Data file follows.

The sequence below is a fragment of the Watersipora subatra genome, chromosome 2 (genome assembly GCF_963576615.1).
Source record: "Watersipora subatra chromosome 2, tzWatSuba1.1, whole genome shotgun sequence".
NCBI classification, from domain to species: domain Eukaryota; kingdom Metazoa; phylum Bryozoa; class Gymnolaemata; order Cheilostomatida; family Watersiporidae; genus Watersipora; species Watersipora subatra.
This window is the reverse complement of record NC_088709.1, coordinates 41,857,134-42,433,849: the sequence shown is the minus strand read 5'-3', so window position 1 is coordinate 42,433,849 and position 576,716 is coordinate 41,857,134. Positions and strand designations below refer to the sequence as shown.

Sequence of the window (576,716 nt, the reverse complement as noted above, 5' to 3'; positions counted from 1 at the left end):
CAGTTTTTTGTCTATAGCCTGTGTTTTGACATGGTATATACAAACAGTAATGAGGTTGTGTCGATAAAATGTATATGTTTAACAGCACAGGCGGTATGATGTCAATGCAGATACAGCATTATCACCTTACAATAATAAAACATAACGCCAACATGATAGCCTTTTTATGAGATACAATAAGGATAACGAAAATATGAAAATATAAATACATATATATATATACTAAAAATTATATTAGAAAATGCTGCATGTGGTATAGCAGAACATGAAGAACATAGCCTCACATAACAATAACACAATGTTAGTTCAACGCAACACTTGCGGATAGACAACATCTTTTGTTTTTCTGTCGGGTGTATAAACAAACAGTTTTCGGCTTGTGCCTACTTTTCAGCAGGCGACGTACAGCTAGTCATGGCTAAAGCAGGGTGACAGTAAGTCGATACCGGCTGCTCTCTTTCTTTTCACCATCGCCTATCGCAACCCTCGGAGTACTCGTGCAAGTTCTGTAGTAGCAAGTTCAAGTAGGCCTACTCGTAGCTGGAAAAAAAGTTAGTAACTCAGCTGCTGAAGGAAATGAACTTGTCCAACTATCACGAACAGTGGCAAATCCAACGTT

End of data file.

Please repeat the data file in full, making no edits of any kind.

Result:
The sequence below is a fragment of the Watersipora subatra genome, chromosome 2 (genome assembly GCF_963576615.1).
Source record: "Watersipora subatra chromosome 2, tzWatSuba1.1, whole genome shotgun sequence".
NCBI classification, from domain to species: domain Eukaryota; kingdom Metazoa; phylum Bryozoa; class Gymnolaemata; order Cheilostomatida; family Watersiporidae; genus Watersipora; species Watersipora subatra.
This window is the reverse complement of record NC_088709.1, coordinates 41,857,134-42,433,849: the sequence shown is the minus strand read 5'-3', so window position 1 is coordinate 42,433,849 and position 576,716 is coordinate 41,857,134. Positions and strand designations below refer to the sequence as shown.

Sequence of the window (576,716 nt, the reverse complement as noted above, 5' to 3'; positions counted from 1 at the left end):
CAGTTTTTTGTCTATAGCCTGTGTTTTGACATGGTATATACAAACAGTAATGAGGTTGTGTCGATAAAATGTATATGTTTAACAGCACAGGCGGTATGATGTCAATGCAGATACAGCATTATCACCTTACAATAATAAAACATAACGCCAACATGATAGCCTTTTTATGAGATACAATAAGGATAACGAAAATATGAAAATATAAATACATATATATATATACTAAAAATTATATTAGAAAATGCTGCATGTGGTATAGCAGAACATGAAGAACATAGCCTCACATAACAATAACACAATGTTAGTTCAACGCAACACTTGCGGATAGACAACATCTTTTGTTTTTCTGTCGGGTGTATAAACAAACAGTTTTCGGCTTGTGCCTACTTTTCAGCAGGCGACGTACAGCTAGTCATGGCTAAAGCAGGGTGACAGTAAGTCGATACCGGCTGCTCTCTTTCTTTTCACCATCGCCTATCGCAACCCTCGGAGTACTCGTGCAAGTTCTGTAGTAGCAAGTTCAAGTAGGCCTACTCGTAGCTGGAAAAAAAGTTAGTAACTCAGCTGCTGAAGGAAATGAACTTGTCCAACTATCACGAACAGTGGCAAATCCAACGTT